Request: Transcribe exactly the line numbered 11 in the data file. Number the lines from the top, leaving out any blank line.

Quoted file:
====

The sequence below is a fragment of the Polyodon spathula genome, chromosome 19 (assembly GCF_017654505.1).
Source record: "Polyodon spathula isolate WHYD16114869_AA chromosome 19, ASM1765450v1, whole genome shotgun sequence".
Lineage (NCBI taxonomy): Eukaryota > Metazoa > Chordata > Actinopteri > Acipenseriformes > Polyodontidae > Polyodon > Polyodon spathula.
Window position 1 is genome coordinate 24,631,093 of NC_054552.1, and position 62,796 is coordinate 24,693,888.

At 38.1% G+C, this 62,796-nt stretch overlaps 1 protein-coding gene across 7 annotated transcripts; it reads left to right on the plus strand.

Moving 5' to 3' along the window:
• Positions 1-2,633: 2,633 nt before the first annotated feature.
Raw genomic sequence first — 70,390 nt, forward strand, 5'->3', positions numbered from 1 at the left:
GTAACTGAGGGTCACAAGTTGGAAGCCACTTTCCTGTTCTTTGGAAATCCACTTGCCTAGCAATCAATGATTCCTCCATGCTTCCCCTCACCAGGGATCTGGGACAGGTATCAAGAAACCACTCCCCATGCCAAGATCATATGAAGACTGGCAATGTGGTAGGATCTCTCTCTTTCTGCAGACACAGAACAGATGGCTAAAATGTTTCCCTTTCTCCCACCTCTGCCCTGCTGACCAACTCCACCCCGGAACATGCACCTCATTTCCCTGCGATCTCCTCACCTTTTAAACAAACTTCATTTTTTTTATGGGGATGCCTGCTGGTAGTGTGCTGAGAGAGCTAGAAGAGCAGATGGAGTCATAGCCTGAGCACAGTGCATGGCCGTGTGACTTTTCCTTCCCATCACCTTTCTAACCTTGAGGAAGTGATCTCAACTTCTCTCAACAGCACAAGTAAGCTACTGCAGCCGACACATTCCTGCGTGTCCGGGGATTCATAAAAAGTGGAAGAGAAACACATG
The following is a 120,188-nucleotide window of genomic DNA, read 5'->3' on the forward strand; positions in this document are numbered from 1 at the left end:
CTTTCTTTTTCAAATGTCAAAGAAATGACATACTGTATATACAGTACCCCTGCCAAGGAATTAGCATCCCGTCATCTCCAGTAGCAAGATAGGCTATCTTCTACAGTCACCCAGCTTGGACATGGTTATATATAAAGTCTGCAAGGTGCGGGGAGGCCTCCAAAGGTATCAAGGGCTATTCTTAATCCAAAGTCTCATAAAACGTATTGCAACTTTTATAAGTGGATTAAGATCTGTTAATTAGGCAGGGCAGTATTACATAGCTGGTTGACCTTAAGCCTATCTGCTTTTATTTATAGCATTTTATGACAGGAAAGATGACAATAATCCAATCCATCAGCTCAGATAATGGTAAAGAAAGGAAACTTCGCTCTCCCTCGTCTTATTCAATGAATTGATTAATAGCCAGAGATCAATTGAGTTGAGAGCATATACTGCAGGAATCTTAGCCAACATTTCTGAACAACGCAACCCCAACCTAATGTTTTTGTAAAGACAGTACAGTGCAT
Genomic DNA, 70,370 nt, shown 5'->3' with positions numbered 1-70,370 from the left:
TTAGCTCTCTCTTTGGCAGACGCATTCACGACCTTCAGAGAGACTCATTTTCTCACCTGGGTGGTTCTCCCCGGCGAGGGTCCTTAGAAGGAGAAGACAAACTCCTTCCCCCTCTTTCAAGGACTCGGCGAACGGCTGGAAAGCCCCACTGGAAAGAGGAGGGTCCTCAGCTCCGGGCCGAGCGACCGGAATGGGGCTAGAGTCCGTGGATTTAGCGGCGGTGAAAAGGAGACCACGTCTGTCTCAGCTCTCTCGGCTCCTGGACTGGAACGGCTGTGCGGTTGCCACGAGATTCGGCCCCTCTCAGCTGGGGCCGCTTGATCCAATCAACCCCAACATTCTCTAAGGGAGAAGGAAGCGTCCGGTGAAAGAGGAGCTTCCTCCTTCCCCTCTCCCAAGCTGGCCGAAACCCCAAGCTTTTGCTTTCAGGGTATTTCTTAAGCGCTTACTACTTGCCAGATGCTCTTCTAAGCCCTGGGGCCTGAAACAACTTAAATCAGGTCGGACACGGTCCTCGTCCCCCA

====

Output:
CTTTCTTTTTCAAATGTCAAAGAAATGACATACTGTATATACAGTACCCCTGCCAAGGAATTAGCATCCCGTCATCTCCAGTAGCAAGATAGGCTATCTTCTACAGTCACCCAGCTTGGACATGGTTATATATAAAGTCTGCAAGGTGCGGGGAGGCCTCCAAAGGTATCAAGGGCTATTCTTAATCCAAAGTCTCATAAAACGTATTGCAACTTTTATAAGTGGATTAAGATCTGTTAATTAGGCAGGGCAGTATTACATAGCTGGTTGACCTTAAGCCTATCTGCTTTTATTTATAGCATTTTATGACAGGAAAGATGACAATAATCCAATCCATCAGCTCAGATAATGGTAAAGAAAGGAAACTTCGCTCTCCCTCGTCTTATTCAATGAATTGATTAATAGCCAGAGATCAATTGAGTTGAGAGCATATACTGCAGGAATCTTAGCCAACATTTCTGAACAACGCAACCCCAACCTAATGTTTTTGTAAAGACAGTACAGTGCAT